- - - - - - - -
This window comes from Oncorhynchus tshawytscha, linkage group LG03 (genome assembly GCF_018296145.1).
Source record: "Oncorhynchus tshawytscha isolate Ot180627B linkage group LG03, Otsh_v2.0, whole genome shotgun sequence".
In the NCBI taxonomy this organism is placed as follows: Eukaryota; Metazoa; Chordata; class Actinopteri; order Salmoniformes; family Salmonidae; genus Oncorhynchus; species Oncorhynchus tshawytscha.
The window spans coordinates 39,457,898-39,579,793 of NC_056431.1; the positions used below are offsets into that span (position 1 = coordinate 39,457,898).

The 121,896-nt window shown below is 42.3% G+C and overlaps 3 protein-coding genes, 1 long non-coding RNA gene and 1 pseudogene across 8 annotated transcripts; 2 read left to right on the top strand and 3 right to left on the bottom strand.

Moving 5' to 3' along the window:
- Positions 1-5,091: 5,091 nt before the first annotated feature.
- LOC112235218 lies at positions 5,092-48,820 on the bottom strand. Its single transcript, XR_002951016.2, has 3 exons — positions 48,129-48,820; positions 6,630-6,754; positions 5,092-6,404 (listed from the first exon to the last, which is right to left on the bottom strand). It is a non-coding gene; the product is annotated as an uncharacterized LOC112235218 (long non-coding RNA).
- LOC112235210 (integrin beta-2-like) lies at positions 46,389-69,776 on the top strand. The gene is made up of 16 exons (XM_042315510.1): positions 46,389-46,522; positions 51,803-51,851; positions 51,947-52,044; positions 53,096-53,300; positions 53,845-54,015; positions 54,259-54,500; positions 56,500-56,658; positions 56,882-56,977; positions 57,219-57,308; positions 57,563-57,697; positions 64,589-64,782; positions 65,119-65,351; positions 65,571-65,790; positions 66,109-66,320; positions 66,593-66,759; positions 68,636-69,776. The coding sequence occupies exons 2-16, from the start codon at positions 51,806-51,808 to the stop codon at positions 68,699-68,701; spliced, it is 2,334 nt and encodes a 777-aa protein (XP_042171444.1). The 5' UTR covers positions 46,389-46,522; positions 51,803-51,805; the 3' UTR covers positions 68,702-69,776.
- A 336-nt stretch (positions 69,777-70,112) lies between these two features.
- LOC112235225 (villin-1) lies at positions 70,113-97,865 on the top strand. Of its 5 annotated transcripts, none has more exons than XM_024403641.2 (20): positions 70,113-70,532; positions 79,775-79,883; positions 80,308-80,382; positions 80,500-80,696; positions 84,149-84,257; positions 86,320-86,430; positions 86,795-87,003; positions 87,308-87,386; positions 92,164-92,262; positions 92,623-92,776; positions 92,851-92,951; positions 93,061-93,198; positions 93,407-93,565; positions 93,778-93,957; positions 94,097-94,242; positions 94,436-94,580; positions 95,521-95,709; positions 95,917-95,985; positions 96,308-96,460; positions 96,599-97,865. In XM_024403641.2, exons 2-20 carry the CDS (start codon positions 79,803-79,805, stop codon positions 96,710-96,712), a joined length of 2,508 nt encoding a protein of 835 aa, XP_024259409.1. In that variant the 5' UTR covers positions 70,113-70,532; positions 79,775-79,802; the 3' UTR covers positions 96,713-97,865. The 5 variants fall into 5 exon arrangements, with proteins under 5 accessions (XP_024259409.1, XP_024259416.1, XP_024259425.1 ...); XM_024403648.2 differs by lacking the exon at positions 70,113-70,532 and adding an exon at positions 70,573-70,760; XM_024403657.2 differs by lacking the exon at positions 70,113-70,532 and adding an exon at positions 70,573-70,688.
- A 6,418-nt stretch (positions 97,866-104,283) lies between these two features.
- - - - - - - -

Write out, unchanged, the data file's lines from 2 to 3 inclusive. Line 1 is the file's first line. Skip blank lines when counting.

Source record: "Oncorhynchus tshawytscha isolate Ot180627B linkage group LG03, Otsh_v2.0, whole genome shotgun sequence".
In the NCBI taxonomy this organism is placed as follows: Eukaryota; Metazoa; Chordata; class Actinopteri; order Salmoniformes; family Salmonidae; genus Oncorhynchus; species Oncorhynchus tshawytscha.